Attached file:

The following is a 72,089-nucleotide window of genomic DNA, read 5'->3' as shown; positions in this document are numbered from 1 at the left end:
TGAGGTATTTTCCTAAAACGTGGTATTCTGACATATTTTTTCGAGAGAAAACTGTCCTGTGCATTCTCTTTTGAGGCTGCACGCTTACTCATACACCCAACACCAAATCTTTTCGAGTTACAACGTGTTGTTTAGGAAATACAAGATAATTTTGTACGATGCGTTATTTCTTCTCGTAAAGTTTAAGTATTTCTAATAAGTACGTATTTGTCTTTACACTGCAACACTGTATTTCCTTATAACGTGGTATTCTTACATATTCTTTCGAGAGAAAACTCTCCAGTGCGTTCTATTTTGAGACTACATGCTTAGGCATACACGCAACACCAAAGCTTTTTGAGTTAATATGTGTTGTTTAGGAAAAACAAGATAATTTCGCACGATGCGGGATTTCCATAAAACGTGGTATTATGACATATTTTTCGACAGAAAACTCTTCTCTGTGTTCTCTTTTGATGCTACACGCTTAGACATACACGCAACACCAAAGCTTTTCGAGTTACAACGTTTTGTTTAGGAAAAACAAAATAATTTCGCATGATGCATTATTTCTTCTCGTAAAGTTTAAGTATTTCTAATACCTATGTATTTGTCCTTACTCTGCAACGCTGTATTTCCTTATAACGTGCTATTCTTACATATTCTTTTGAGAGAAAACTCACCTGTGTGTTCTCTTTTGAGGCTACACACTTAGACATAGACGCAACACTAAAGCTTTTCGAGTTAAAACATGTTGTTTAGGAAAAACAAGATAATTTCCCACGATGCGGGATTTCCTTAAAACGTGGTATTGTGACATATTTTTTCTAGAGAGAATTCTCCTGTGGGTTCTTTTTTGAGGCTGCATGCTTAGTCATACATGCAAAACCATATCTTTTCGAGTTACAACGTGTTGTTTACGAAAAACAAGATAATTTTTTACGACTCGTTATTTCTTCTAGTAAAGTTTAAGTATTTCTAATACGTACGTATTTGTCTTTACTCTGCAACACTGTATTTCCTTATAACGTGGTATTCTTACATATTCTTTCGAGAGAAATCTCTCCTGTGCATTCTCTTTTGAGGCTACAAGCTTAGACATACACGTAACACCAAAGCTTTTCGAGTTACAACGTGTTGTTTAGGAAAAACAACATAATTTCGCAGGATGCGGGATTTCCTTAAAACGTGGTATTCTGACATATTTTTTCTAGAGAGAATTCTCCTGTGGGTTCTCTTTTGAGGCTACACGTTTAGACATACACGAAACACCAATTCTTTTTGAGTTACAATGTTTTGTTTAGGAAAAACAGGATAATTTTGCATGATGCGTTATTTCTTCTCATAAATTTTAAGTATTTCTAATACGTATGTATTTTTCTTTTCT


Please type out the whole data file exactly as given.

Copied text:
The following is a 72,089-nucleotide window of genomic DNA, read 5'->3' as shown; positions in this document are numbered from 1 at the left end:
TGAGGTATTTTCCTAAAACGTGGTATTCTGACATATTTTTTCGAGAGAAAACTGTCCTGTGCATTCTCTTTTGAGGCTGCACGCTTACTCATACACCCAACACCAAATCTTTTCGAGTTACAACGTGTTGTTTAGGAAATACAAGATAATTTTGTACGATGCGTTATTTCTTCTCGTAAAGTTTAAGTATTTCTAATAAGTACGTATTTGTCTTTACACTGCAACACTGTATTTCCTTATAACGTGGTATTCTTACATATTCTTTCGAGAGAAAACTCTCCAGTGCGTTCTATTTTGAGACTACATGCTTAGGCATACACGCAACACCAAAGCTTTTTGAGTTAATATGTGTTGTTTAGGAAAAACAAGATAATTTCGCACGATGCGGGATTTCCATAAAACGTGGTATTATGACATATTTTTCGACAGAAAACTCTTCTCTGTGTTCTCTTTTGATGCTACACGCTTAGACATACACGCAACACCAAAGCTTTTCGAGTTACAACGTTTTGTTTAGGAAAAACAAAATAATTTCGCATGATGCATTATTTCTTCTCGTAAAGTTTAAGTATTTCTAATACCTATGTATTTGTCCTTACTCTGCAACGCTGTATTTCCTTATAACGTGCTATTCTTACATATTCTTTTGAGAGAAAACTCACCTGTGTGTTCTCTTTTGAGGCTACACACTTAGACATAGACGCAACACTAAAGCTTTTCGAGTTAAAACATGTTGTTTAGGAAAAACAAGATAATTTCCCACGATGCGGGATTTCCTTAAAACGTGGTATTGTGACATATTTTTTCTAGAGAGAATTCTCCTGTGGGTTCTTTTTTGAGGCTGCATGCTTAGTCATACATGCAAAACCATATCTTTTCGAGTTACAACGTGTTGTTTACGAAAAACAAGATAATTTTTTACGACTCGTTATTTCTTCTAGTAAAGTTTAAGTATTTCTAATACGTACGTATTTGTCTTTACTCTGCAACACTGTATTTCCTTATAACGTGGTATTCTTACATATTCTTTCGAGAGAAATCTCTCCTGTGCATTCTCTTTTGAGGCTACAAGCTTAGACATACACGTAACACCAAAGCTTTTCGAGTTACAACGTGTTGTTTAGGAAAAACAACATAATTTCGCAGGATGCGGGATTTCCTTAAAACGTGGTATTCTGACATATTTTTTCTAGAGAGAATTCTCCTGTGGGTTCTCTTTTGAGGCTACACGTTTAGACATACACGAAACACCAATTCTTTTTGAGTTACAATGTTTTGTTTAGGAAAAACAGGATAATTTTGCATGATGCGTTATTTCTTCTCATAAATTTTAAGTATTTCTAATACGTATGTATTTTTCTTTTCT